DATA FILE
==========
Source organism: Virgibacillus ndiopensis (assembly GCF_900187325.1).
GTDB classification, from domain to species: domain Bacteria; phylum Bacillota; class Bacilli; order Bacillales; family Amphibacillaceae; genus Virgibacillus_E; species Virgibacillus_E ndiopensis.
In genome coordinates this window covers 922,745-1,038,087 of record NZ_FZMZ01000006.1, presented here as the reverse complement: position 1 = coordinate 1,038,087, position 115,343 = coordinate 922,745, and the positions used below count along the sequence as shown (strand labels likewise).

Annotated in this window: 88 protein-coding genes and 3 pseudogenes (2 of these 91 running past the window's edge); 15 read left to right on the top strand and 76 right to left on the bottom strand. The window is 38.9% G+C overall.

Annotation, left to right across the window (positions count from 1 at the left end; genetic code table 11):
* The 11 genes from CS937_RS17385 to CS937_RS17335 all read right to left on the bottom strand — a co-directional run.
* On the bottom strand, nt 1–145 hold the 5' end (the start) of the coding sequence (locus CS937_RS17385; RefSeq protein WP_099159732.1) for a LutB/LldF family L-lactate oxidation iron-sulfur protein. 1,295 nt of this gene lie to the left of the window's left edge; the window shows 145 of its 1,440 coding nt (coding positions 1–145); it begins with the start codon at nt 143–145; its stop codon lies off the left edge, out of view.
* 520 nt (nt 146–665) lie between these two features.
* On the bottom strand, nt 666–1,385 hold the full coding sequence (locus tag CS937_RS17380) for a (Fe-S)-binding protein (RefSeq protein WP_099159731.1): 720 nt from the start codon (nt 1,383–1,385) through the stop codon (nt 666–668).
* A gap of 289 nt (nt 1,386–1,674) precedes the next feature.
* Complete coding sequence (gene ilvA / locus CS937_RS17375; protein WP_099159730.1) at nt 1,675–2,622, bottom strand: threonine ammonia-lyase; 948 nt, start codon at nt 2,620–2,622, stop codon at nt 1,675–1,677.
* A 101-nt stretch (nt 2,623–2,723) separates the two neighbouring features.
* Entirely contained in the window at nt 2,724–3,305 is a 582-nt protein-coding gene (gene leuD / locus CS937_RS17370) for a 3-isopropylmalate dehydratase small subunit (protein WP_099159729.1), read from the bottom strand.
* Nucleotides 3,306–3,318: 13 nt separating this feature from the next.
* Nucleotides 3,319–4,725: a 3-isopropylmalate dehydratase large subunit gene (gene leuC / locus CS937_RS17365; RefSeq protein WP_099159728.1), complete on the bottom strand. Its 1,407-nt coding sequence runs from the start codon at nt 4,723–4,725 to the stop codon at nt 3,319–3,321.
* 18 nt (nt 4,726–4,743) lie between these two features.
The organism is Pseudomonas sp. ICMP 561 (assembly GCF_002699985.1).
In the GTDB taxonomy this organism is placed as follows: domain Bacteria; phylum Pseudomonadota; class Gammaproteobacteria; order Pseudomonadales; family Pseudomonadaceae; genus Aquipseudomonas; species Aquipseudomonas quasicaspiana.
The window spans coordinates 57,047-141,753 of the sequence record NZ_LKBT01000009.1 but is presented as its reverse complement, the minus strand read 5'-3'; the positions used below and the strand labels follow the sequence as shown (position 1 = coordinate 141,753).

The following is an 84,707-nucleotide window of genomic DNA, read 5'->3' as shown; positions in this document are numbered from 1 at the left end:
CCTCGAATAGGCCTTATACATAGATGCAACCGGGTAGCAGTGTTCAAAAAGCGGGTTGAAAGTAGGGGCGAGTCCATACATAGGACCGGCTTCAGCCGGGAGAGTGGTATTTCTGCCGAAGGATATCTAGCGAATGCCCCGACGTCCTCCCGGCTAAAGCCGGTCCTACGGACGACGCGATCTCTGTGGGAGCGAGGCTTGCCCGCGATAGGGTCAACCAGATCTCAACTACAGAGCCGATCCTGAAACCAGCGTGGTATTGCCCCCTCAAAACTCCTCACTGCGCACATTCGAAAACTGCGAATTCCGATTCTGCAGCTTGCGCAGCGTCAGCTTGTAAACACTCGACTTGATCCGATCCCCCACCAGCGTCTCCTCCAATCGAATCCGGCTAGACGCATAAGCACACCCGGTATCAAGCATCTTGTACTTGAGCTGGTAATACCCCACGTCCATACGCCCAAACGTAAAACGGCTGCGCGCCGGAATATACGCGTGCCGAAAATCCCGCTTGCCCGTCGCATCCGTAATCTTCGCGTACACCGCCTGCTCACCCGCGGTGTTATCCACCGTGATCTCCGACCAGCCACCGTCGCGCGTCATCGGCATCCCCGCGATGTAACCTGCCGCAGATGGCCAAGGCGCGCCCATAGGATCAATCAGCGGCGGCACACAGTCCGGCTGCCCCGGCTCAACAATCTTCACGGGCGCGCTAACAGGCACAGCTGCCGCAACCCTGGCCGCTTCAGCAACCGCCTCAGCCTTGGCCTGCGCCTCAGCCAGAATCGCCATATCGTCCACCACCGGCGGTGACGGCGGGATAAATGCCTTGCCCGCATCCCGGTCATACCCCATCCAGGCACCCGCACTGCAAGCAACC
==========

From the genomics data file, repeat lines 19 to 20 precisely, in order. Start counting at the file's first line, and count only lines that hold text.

The window spans coordinates 57,047-141,753 of the sequence record NZ_LKBT01000009.1 but is presented as its reverse complement, the minus strand read 5'-3'; the positions used below and the strand labels follow the sequence as shown (position 1 = coordinate 141,753).

The following is an 84,707-nucleotide window of genomic DNA, read 5'->3' as shown; positions in this document are numbered from 1 at the left end: